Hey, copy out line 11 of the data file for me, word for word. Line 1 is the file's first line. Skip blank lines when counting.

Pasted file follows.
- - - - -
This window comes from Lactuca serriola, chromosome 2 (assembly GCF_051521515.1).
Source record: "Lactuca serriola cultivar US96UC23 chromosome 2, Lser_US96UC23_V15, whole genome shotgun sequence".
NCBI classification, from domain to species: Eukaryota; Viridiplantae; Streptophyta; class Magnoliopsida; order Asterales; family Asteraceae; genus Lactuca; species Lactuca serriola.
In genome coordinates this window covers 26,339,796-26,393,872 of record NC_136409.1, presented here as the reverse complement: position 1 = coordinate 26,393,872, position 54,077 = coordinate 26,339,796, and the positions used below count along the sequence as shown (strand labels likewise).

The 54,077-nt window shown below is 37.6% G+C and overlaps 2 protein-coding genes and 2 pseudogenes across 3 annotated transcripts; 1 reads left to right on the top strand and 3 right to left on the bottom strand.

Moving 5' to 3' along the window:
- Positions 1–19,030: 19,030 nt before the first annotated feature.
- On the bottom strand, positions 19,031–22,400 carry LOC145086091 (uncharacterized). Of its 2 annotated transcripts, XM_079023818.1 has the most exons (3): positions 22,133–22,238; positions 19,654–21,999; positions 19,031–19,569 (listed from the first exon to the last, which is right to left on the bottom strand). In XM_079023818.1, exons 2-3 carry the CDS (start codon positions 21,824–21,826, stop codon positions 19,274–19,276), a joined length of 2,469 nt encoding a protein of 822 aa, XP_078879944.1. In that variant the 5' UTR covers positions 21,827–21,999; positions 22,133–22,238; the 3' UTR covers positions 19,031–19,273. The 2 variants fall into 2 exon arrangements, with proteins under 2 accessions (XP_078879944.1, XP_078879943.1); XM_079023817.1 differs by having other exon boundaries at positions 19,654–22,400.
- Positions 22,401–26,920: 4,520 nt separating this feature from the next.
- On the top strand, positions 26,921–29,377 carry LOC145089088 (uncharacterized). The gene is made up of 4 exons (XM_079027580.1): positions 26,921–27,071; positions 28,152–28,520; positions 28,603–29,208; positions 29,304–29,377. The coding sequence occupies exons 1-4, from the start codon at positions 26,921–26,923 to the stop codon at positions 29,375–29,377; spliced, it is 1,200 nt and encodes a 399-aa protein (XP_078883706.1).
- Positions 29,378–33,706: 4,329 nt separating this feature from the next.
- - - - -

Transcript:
- Positions 29,378–33,706: 4,329 nt separating this feature from the next.